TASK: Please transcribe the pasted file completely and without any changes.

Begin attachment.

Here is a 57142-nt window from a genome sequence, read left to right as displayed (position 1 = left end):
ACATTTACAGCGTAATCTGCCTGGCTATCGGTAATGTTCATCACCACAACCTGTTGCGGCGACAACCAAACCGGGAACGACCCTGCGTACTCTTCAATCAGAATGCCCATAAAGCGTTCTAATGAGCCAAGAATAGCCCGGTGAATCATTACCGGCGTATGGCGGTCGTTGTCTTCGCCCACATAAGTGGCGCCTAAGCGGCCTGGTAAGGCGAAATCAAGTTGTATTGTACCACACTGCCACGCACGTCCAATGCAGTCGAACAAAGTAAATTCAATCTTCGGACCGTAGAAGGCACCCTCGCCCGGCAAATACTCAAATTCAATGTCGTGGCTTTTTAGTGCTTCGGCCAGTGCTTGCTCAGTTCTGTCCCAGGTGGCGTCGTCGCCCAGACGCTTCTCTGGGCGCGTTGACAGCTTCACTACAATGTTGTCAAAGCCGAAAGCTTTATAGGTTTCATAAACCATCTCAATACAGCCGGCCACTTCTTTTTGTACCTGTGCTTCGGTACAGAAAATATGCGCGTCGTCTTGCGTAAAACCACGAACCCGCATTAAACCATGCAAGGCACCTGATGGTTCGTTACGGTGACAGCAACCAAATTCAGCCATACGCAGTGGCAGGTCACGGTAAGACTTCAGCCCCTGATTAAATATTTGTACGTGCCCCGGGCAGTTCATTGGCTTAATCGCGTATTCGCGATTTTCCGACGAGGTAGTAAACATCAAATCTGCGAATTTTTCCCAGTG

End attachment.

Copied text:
Here is a 57142-nt window from a genome sequence, read left to right as displayed (position 1 = left end):
ACATTTACAGCGTAATCTGCCTGGCTATCGGTAATGTTCATCACCACAACCTGTTGCGGCGACAACCAAACCGGGAACGACCCTGCGTACTCTTCAATCAGAATGCCCATAAAGCGTTCTAATGAGCCAAGAATAGCCCGGTGAATCATTACCGGCGTATGGCGGTCGTTGTCTTCGCCCACATAAGTGGCGCCTAAGCGGCCTGGTAAGGCGAAATCAAGTTGTATTGTACCACACTGCCACGCACGTCCAATGCAGTCGAACAAAGTAAATTCAATCTTCGGACCGTAGAAGGCACCCTCGCCCGGCAAATACTCAAATTCAATGTCGTGGCTTTTTAGTGCTTCGGCCAGTGCTTGCTCAGTTCTGTCCCAGGTGGCGTCGTCGCCCAGACGCTTCTCTGGGCGCGTTGACAGCTTCACTACAATGTTGTCAAAGCCGAAAGCTTTATAGGTTTCATAAACCATCTCAATACAGCCGGCCACTTCTTTTTGTACCTGTGCTTCGGTACAGAAAATATGCGCGTCGTCTTGCGTAAAACCACGAACCCGCATTAAACCATGCAAGGCACCTGATGGTTCGTTACGGTGACAGCAACCAAATTCAGCCATACGCAGTGGCAGGTCACGGTAAGACTTCAGCCCCTGATTAAATATTTGTACGTGCCCCGGGCAGTTCATTGGCTTAATCGCGTATTCGCGATTTTCCGACGAGGTAGTAAACATCAAATCTGCGAATTTTTCCCAGTG